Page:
This is the era of voice experience. People of all ages are fascinated with voice features and assistants like the Echo, Alexa, Ecobee and Spot that can do everything from answer general questions to wake you up or even give you the balance of your checking account. The popularity of voice capabilities makes sense, too. It’s easy. Talking is so natural. We have conversations all day, every day, plus we talk faster than we type.
As a Product Owner, how do you decide what exactly to enable as part of a branded voice experience? Well, for some businesses the answer is obvious. If you’re Uber, you focus on all the ways a customer might ask for a ride. If you represent a pizza brand, you start with how to order a pie.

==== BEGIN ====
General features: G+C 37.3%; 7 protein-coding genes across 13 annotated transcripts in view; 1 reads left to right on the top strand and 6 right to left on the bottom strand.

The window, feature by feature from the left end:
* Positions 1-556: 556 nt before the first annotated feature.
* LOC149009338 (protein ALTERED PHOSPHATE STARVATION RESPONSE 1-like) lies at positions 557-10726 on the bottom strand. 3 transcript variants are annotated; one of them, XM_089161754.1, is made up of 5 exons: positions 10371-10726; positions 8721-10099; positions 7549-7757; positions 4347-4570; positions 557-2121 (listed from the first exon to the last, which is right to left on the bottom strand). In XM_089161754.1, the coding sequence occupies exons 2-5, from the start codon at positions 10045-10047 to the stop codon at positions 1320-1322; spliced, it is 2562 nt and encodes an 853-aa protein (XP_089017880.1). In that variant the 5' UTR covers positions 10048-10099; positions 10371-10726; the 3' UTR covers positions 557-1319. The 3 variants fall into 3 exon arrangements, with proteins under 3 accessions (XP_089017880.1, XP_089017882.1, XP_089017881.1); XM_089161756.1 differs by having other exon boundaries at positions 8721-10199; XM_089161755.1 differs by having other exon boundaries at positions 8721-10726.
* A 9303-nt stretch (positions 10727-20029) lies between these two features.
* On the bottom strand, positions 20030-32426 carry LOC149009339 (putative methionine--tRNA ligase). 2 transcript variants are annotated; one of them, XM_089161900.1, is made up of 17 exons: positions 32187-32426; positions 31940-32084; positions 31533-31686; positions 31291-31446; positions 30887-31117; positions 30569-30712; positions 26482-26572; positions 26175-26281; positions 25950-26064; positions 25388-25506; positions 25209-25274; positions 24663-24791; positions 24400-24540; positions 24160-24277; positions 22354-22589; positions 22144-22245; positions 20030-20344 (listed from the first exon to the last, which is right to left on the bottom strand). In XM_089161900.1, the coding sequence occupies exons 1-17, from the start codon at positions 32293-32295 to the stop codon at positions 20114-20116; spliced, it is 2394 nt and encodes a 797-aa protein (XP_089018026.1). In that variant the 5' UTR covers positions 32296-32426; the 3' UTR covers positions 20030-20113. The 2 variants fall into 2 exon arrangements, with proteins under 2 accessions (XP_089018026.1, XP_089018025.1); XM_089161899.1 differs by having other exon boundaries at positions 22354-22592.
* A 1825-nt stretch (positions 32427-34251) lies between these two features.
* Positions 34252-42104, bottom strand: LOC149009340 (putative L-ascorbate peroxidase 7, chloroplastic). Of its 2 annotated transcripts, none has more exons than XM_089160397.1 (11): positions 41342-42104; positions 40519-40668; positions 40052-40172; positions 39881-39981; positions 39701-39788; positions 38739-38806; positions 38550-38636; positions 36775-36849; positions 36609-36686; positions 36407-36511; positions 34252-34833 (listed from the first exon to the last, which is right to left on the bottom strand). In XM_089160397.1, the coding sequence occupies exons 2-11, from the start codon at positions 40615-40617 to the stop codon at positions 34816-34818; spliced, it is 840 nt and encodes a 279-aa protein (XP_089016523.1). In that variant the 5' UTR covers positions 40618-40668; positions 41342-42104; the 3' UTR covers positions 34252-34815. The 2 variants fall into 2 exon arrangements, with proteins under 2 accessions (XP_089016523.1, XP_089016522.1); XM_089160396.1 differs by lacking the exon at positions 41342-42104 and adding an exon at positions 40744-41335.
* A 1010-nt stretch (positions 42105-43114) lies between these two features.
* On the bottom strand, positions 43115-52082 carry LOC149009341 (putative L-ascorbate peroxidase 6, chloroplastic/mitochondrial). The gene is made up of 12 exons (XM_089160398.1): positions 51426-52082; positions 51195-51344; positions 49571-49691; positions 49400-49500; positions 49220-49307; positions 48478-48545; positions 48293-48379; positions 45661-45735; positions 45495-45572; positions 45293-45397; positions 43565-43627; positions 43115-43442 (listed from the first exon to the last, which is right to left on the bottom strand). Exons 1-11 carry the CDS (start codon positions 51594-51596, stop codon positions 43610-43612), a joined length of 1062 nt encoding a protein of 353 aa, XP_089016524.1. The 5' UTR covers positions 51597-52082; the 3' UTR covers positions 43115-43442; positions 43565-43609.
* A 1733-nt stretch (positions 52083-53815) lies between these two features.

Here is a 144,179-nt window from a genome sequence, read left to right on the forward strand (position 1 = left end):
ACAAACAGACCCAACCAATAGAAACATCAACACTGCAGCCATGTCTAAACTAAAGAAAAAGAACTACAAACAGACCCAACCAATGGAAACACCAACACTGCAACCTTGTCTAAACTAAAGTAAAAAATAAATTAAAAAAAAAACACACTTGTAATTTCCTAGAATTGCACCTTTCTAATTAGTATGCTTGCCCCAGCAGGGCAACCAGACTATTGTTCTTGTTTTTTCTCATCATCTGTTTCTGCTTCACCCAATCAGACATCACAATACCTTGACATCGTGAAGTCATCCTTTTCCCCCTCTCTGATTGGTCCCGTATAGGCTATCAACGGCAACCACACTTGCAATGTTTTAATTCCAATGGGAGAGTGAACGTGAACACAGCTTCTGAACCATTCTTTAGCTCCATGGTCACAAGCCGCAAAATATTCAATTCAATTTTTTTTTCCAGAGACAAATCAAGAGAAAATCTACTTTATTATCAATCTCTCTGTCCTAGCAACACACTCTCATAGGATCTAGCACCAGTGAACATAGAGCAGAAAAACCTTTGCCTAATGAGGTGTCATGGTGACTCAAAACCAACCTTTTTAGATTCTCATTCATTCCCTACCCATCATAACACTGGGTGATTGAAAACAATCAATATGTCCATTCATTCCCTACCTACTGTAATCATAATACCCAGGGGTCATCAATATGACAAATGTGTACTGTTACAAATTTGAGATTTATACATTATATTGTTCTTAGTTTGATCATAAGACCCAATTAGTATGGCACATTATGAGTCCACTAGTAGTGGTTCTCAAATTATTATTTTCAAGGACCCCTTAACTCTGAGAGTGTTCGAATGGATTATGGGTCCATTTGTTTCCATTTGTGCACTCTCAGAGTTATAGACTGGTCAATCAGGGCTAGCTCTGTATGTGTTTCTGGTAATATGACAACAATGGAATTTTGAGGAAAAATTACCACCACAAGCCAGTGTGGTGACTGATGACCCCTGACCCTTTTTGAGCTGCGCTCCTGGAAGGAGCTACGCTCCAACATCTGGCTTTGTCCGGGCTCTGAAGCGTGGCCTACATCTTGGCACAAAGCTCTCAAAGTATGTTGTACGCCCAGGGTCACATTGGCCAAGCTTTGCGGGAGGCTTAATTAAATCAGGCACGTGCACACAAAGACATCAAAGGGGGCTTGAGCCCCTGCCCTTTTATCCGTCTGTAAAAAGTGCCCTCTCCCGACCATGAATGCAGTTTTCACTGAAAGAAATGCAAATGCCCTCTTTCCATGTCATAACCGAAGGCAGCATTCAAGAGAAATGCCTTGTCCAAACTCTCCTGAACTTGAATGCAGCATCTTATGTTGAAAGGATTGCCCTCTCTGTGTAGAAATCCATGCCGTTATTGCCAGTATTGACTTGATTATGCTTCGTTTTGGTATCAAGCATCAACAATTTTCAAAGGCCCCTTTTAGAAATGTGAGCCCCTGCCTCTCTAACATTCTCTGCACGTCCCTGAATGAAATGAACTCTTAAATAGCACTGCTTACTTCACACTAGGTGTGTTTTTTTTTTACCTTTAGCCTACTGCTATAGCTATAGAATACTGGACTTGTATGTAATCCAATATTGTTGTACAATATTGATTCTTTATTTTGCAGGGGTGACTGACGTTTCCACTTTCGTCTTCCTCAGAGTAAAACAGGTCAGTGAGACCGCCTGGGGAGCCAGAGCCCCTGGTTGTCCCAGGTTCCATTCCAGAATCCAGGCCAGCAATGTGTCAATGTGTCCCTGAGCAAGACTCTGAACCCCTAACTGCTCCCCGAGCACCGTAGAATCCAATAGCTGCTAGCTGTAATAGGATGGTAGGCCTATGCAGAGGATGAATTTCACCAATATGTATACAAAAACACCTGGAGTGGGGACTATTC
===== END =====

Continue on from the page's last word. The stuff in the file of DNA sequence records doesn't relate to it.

If it’s not obvious to you, try to prioritize features with voice-enablement for the most common interaction with a brand. Look at call center data and IVR menu options. Which common tasks do customers access most? Which tasks are the most costly to the business? Armed with those answers, reach out to design teams. To encourage success, give your design teams guidance, data and prep-time to explore journeys for different candidate tasks. Allow plenty of time to create story artifacts for the top voice features because designing a voice user interface(VUI) is really different from designing a graphical user interface (GUI). Here are just a few best practice guidelines to follow.
Guidelines for voice user interface design
If you are looking to build voice capabilities into a brand experience and need support, contact Object Edge or Sarah Falcon directly at email@example.com.